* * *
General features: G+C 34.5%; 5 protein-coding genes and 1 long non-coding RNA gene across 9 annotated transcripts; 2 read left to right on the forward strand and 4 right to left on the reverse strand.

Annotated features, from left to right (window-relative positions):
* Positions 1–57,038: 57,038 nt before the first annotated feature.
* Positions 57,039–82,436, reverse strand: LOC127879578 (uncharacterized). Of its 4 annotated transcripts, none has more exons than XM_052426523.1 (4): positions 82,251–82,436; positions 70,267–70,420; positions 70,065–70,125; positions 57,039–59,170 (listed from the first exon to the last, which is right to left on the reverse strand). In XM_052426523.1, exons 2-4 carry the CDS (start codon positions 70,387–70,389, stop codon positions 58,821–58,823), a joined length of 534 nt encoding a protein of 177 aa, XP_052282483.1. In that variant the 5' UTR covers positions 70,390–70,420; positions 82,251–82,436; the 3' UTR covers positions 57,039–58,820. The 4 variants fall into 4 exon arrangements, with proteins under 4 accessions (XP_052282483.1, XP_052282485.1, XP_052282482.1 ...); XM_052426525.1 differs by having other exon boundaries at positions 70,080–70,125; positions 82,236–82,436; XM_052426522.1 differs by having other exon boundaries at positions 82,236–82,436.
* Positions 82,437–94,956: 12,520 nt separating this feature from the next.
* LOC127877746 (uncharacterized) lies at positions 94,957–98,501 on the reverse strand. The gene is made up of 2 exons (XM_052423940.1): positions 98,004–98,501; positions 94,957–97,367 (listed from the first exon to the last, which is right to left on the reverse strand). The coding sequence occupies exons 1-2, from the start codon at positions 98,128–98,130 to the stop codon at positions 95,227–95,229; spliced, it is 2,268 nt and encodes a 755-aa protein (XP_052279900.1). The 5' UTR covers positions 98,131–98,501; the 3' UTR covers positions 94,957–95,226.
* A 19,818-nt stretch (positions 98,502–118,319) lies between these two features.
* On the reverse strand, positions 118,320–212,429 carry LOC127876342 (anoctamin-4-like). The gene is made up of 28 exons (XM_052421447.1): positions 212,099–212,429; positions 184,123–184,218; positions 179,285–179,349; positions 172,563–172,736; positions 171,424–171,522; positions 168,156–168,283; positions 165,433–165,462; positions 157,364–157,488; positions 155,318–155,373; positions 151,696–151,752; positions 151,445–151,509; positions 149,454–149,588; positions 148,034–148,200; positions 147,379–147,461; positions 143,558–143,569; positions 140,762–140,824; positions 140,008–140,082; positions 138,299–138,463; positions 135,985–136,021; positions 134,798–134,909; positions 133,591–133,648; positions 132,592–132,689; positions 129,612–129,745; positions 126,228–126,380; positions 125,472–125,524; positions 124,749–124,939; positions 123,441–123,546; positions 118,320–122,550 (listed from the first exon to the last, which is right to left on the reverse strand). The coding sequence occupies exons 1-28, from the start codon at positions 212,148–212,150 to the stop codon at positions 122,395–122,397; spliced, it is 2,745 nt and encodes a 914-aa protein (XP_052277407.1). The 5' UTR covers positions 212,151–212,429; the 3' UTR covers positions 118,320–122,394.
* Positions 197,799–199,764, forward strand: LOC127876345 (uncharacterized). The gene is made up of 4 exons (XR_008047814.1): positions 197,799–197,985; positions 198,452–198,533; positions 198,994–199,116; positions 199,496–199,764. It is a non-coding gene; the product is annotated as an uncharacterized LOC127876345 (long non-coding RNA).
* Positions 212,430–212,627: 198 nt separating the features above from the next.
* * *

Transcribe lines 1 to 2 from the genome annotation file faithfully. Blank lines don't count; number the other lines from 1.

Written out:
General features: G+C 34.5%; 5 protein-coding genes and 1 long non-coding RNA gene across 9 annotated transcripts; 2 read left to right on the forward strand and 4 right to left on the reverse strand.

Annotated features, from left to right (window-relative positions):